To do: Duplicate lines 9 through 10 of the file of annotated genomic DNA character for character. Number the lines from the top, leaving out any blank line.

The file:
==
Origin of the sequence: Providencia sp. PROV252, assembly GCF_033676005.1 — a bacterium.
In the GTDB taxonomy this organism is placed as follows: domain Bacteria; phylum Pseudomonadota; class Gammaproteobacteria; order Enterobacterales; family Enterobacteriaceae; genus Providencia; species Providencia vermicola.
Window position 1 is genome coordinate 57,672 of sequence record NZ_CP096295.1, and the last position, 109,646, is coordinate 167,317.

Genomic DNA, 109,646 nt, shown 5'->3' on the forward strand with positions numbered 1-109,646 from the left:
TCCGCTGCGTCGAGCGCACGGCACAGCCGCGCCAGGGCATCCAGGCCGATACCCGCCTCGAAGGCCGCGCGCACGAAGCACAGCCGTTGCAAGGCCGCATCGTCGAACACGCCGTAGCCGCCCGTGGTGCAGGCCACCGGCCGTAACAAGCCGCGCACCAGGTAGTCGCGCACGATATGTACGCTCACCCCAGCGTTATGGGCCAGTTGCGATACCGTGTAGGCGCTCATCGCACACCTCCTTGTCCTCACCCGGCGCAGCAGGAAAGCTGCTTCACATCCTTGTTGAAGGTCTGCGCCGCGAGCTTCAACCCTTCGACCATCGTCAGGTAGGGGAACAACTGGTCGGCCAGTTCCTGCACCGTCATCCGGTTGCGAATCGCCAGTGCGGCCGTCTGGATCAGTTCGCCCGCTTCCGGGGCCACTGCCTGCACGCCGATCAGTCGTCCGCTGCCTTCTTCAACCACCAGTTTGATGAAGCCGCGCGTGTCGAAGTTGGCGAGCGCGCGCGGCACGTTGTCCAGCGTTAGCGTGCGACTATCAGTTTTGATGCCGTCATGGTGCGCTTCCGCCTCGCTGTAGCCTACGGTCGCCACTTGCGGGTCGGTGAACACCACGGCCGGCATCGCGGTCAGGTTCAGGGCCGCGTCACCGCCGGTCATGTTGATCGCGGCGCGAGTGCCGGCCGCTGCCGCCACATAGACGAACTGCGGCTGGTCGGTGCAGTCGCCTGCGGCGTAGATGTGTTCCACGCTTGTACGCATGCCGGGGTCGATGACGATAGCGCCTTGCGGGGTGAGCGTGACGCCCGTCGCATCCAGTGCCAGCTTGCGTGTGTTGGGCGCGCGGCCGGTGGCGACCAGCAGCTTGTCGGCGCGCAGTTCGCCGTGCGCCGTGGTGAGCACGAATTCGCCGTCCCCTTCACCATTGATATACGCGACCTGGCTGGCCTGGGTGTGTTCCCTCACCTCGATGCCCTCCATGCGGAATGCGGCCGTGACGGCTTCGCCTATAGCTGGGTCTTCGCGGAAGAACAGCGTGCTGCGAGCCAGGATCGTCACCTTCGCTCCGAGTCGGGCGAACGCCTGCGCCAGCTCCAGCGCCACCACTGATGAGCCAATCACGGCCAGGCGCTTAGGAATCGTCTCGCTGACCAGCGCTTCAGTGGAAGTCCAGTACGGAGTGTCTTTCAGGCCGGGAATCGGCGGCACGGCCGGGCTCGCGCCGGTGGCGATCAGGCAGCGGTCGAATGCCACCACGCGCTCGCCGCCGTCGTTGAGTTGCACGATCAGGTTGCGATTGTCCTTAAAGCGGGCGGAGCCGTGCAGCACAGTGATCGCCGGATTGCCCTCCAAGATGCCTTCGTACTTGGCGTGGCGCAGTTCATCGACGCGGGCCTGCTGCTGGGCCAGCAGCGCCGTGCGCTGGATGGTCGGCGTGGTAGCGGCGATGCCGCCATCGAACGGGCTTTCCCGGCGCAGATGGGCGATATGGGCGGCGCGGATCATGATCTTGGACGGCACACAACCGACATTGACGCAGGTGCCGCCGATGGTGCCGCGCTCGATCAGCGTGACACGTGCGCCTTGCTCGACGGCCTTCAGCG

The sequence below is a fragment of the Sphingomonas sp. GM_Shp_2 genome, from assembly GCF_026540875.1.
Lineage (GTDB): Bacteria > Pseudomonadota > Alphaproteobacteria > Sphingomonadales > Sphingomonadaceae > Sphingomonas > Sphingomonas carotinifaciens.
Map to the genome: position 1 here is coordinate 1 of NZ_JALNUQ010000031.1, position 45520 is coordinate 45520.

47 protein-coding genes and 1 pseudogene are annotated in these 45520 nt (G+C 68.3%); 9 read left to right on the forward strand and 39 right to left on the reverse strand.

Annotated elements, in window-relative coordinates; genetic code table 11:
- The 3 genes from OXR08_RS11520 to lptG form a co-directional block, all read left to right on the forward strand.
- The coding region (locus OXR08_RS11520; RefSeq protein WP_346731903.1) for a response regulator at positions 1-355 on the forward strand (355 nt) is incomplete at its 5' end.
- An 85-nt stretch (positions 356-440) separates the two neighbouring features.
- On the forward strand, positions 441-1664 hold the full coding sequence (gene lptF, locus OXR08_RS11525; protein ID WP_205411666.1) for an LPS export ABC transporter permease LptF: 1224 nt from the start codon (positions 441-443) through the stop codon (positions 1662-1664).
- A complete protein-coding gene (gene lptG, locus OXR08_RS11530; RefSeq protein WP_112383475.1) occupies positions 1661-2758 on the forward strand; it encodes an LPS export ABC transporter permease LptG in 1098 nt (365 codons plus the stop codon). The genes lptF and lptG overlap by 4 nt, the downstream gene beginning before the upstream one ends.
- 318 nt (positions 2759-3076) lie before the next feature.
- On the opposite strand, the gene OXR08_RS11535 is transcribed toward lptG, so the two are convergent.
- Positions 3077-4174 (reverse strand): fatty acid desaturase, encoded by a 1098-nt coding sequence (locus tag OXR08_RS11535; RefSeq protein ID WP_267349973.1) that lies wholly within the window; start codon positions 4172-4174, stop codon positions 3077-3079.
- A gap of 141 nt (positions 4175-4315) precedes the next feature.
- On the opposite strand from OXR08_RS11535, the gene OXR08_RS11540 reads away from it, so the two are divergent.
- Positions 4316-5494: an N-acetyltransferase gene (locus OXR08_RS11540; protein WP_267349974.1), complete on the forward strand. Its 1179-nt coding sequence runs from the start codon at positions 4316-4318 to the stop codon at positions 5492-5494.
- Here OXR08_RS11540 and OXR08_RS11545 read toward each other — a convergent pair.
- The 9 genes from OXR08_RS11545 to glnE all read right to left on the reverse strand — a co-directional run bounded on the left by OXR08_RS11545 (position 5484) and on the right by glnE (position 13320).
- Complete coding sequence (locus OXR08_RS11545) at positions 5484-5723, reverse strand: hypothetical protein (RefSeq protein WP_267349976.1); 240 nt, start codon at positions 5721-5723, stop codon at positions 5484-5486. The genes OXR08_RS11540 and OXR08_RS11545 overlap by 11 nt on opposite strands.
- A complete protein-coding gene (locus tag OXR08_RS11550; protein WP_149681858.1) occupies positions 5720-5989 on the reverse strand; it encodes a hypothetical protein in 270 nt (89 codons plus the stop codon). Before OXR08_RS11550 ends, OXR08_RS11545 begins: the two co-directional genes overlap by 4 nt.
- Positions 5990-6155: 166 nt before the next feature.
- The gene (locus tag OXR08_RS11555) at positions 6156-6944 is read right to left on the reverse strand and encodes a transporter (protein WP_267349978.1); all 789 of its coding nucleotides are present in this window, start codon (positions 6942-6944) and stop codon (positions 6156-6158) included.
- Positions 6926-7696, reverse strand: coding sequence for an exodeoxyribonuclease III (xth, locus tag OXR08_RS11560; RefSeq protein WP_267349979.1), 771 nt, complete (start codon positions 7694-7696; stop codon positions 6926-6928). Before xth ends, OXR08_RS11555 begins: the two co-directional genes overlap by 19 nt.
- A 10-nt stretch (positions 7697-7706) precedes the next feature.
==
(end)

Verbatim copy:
47 protein-coding genes and 1 pseudogene are annotated in these 45520 nt (G+C 68.3%); 9 read left to right on the forward strand and 39 right to left on the reverse strand.

Annotated elements, in window-relative coordinates; genetic code table 11: